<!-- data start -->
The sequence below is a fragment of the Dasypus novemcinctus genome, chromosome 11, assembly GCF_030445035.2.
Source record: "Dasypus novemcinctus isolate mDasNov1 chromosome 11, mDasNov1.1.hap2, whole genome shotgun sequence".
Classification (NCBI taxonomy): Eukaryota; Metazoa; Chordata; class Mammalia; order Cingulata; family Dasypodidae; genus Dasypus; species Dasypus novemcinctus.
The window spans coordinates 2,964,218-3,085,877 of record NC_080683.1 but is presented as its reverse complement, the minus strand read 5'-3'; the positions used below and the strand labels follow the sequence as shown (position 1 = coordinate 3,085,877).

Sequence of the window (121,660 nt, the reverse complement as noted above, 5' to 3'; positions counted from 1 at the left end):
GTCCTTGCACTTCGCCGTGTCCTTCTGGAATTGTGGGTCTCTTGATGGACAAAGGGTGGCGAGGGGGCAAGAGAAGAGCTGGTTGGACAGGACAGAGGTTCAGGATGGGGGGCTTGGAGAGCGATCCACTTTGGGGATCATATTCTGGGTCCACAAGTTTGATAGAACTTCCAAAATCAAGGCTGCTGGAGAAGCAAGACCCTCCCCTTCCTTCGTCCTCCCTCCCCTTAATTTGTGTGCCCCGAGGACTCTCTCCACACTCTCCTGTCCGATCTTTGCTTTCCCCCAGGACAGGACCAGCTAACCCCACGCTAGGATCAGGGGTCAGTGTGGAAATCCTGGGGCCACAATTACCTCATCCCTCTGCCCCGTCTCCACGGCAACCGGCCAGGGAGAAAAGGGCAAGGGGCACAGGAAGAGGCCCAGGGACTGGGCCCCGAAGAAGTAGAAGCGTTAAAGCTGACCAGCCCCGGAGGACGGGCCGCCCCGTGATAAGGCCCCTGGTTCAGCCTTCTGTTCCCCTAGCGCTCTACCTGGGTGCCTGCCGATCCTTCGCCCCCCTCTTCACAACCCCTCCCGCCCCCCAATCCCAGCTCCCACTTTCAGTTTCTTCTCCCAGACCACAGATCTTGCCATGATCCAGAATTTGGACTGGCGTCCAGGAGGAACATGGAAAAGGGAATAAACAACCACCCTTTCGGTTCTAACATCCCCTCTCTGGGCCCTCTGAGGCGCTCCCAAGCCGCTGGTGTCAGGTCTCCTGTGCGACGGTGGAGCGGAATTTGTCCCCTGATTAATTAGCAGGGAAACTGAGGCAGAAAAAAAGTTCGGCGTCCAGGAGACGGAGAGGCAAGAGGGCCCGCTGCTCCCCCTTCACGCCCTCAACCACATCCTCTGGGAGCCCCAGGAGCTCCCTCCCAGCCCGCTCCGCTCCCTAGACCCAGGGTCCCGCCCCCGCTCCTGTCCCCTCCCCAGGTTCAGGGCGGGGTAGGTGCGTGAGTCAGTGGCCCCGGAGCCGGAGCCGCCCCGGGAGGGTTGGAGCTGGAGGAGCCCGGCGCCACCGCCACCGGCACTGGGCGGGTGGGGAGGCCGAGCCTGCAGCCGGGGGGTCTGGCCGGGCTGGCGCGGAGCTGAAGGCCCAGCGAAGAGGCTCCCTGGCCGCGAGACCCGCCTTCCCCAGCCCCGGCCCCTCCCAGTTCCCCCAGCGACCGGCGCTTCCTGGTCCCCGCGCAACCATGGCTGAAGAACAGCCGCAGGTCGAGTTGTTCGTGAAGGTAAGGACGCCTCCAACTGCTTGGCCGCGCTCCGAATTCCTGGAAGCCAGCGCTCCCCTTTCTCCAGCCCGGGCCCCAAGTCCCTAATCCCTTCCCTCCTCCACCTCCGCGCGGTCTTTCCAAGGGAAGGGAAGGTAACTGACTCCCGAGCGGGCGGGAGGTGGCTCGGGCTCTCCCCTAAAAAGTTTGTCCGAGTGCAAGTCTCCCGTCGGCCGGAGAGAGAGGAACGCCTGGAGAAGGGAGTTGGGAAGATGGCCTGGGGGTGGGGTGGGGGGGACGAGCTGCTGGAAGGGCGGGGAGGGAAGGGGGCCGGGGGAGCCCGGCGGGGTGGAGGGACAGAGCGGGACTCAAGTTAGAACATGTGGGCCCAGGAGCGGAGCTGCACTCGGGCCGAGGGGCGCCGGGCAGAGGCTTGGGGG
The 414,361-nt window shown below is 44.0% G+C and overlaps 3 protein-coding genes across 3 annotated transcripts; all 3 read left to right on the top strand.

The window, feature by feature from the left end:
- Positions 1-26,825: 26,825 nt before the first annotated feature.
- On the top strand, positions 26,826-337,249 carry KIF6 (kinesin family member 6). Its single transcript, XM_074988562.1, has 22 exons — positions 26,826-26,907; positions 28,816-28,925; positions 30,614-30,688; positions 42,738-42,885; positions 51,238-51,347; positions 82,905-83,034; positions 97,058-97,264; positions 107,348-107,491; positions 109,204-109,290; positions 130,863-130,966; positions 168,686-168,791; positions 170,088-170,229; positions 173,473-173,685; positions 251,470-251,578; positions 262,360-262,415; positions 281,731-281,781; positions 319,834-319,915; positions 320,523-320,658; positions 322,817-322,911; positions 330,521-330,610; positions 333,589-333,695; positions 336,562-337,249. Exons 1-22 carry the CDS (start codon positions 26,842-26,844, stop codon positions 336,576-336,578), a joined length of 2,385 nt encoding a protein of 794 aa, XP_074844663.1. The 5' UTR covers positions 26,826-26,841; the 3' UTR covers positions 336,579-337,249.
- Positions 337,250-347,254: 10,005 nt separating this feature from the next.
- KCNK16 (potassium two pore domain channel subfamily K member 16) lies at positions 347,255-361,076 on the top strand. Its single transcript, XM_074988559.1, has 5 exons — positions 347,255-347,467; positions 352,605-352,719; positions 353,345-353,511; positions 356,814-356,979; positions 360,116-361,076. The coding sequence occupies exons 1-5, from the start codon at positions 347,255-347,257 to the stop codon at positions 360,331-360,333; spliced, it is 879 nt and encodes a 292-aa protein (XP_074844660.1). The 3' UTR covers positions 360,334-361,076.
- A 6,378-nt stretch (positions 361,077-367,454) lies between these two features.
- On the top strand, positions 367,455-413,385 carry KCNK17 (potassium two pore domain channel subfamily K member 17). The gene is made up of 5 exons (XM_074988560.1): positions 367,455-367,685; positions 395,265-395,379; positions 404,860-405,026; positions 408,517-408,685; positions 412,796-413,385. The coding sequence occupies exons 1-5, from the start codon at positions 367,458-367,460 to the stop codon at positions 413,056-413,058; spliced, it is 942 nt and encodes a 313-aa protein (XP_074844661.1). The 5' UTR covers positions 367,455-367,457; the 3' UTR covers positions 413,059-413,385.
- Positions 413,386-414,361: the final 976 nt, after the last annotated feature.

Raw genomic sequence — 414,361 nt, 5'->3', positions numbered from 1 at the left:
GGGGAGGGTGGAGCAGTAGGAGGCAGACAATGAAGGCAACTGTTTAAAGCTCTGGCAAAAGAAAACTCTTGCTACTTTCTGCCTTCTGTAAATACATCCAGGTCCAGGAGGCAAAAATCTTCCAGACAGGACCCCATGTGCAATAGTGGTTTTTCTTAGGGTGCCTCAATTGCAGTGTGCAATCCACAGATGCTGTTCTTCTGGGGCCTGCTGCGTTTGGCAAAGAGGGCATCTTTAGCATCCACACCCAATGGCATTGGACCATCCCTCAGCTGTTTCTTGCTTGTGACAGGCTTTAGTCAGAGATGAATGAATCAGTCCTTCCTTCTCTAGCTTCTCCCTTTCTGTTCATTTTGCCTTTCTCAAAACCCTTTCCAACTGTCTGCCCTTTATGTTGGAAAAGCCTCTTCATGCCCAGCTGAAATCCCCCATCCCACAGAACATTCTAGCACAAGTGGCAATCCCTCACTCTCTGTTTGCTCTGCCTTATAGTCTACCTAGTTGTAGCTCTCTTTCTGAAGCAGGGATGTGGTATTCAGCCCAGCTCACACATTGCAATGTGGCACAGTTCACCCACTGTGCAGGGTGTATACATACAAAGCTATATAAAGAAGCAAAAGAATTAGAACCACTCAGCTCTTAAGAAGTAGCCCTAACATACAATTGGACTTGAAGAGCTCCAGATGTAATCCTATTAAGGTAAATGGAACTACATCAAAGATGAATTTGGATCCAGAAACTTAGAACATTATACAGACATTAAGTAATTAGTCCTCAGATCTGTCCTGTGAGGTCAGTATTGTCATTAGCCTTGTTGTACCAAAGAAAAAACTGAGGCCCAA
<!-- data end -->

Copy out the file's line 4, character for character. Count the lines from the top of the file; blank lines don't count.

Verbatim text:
The window spans coordinates 2,964,218-3,085,877 of record NC_080683.1 but is presented as its reverse complement, the minus strand read 5'-3'; the positions used below and the strand labels follow the sequence as shown (position 1 = coordinate 3,085,877).